Many "life-saving" drugs, the World Economic Forum (WEF) announced back in 2018, are made from the venom of snakes. And it is not just the king cobra: There is also the pit viper, the cone snail and the Gila monster as well.
Each of these reptiles produces a different type and composition of venom that the drug industry has figured out how to manipulate in order to develop what are known as peptide therapeutics, which differ from small molecule therapeutics.
Peptide therapeutics belong to an entire field of scientific analysis known as venomics, which the WEF says offer groundbreaking solutions to health problems ranging from heart disease to diabetes to chronic pain, and so much more.
There are at least six different snake venom-based drugs that are currently approved by the U.S. Food and Drug Administration (FDA) for use in the United States. One of them is Captopril, an angiotensin-converting enzyme (ACE) inhibitor that is used to treat high blood pressure and improve survival after a heart attack.
The main ingredient in Captopril comes from a unique species of pit viper found in Brazil.
Another drug called Prialt that is used by some 22 million adults in the U.S. who suffer from severe and chronic pain. That one's main ingredient comes from the venom of cone snails.
Then there is Byetta, a type of drug that lowers blood glucose levels in patients with type 2 diabetes. Its main ingredient, exendin-4, comes from the saliva of the Gila monster, a large lizard species that is native to the U.S. Southwest and northern Mexico.
An expert in venomics by the name of Dr. Mandë Holford explained how it all works to the WEF's Alex Gray.
"Prialt is a breakthrough in treatment for pain that is non-addictive," he said. "Prialt doesn't target the same thing, so it doesn't have the same side effects."
"This has ushered in a whole new way for pharmaceutical industries to treat pain, they are now looking for things that target something other than opioid receptors."
The reason why venom works so well in these applications has to do with the way it works in the animal kingdom. It is a weapon that snakes use to defend themselves, or to catch prey.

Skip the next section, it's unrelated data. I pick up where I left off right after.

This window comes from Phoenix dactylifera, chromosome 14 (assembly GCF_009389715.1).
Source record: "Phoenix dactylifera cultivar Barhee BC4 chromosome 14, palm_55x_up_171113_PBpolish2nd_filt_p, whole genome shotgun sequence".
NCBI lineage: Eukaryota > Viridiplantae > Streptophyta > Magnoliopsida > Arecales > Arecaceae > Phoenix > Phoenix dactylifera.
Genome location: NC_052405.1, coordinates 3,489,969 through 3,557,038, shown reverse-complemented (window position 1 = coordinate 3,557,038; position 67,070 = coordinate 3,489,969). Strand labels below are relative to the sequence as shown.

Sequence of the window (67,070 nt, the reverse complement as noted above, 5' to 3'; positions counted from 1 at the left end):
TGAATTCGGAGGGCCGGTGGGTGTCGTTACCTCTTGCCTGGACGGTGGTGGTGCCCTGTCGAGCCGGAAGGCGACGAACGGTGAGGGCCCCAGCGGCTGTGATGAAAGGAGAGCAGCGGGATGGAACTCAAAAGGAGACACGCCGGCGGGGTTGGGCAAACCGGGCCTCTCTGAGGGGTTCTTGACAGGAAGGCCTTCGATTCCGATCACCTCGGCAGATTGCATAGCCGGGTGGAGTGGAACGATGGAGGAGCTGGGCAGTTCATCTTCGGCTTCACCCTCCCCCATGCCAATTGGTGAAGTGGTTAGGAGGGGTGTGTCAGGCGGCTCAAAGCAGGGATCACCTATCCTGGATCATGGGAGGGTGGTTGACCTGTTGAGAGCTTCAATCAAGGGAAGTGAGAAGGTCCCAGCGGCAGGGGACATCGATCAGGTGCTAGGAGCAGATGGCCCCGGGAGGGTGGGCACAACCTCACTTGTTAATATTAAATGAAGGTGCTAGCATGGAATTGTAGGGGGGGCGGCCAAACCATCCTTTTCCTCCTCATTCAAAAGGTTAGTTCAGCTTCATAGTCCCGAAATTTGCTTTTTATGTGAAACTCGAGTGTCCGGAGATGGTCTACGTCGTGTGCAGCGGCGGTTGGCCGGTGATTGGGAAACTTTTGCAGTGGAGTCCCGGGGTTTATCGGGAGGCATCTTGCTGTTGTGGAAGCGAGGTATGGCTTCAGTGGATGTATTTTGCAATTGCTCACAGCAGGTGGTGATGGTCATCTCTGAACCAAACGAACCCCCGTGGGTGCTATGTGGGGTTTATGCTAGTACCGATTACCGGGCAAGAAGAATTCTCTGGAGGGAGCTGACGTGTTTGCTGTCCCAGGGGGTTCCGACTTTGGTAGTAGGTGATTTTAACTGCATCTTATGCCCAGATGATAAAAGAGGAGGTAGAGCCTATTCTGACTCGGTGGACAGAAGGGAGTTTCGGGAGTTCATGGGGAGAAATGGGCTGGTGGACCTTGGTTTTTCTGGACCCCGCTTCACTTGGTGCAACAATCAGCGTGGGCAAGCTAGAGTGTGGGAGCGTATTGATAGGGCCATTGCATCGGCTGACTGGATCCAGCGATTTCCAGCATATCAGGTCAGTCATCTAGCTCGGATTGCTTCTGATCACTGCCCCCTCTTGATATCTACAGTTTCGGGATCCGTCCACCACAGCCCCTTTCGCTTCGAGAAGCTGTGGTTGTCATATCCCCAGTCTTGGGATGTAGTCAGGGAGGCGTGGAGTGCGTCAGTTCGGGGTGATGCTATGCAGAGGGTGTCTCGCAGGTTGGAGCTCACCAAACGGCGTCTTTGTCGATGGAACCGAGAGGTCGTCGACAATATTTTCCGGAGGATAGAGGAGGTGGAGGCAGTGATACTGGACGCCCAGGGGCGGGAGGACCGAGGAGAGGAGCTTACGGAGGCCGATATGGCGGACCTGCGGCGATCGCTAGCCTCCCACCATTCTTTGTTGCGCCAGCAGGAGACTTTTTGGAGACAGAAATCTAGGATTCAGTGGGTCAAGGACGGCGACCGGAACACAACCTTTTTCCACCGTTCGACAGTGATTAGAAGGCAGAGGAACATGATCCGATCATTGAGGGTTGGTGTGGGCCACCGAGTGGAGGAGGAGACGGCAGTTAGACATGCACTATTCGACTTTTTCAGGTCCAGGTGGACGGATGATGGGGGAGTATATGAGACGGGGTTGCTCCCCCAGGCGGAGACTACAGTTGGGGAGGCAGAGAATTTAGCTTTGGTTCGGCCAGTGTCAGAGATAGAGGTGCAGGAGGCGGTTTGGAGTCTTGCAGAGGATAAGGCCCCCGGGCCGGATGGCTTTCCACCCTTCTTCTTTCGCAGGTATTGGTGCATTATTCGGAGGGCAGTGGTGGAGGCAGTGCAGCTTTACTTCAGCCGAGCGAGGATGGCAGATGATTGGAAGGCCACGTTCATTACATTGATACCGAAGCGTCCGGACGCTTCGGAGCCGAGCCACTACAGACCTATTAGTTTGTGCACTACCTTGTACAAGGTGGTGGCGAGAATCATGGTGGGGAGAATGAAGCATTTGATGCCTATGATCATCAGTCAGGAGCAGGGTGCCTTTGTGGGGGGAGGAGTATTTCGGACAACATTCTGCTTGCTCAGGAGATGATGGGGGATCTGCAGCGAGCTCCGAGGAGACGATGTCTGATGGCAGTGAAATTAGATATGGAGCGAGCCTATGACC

"I like to describe venom as a cluster bomb," Holford said. "Its job is to shut down the normal function of the prey and in doing so, it fans out (and) hits several targets, which is a great thing for pharmaceutical development because you have several avenues to explore."
"Because it's so fast acting, so potent and highly specific to its target, venom has all of the ingredients necessary for making a drug."
On April 12 of this year, a company called Venomtech announced a collaboration with Charles River Laboratories, International Inc. to explore more ways to utilize venom-derived compounds in pharmaceuticals.
Calling snake venom a "unique natural resource," the Venomtech announcement explains how venom-derived peptides can be manipulated to target highly specific areas of the body, including the hardest-to-hit drug targets.
"Venomtech's Targeted-Venom Discovery Array™ (T-VDA™) libraries provide researchers with a straightforward solution to rapidly screen thousands of individual venom fragments, with each array specifically designed to maximise hits for a specific target," the announcement explains.
"Through the new collaboration, Charles River will be able to use this innovative resource – closely supported by Venomtech – to accelerate its clients' pipelines, addressing difficult therapeutic targets, uncovering new mechanisms of action and minimising off-target effects."
Company CEO Paul Grant added that such research has been going on for at least the past decade at Venomtech, and that a wider array of therapeutic options is available to the industry because of the innovative technology.
"In collaboration with Venomtech, we can now offer our clients access to bespoke venom libraries, potentially accelerating their discovery pipelines using this powerful natural resource," added Charles River's Director of Biology Vad Lazari.
"This arrangement will enable us to draw on Venomtech's specialist biological knowledge to quickly follow up hits and promising leads, helping our clients to overcome longstanding specificity challenges and exploit novel modes of action."
The reason we are drawing your attention to this is because there is mounting evidence to suggest that the Wuhan coronavirus (Covid-19) may actually be a snake venom-based bioweapon of some sort, which is why anti-venom remedies such as green chiretta work well at treating it.
It is also important to bring this all up in order to counter the propaganda claiming that snake venom use in medicine is just some wild conspiracy theory. Snake venom has clearly played a prominent role in emerging therapeutics over the years, and continues to do so as science discovers how to manipulate it using DNA and RNA as well.
"These peptides have a particular structure and that structure dictates their molecular target," Holford is quoted as saying about the DNA and RNA use of snake venom in pharmaceuticals. "So when we get the primary sequence, we look for those codes that indicate what the structure of this peptide would be like."
The latest news about the plandemic and the new snake venom revelations can be found at Pandemic.news.
Sources for this article include: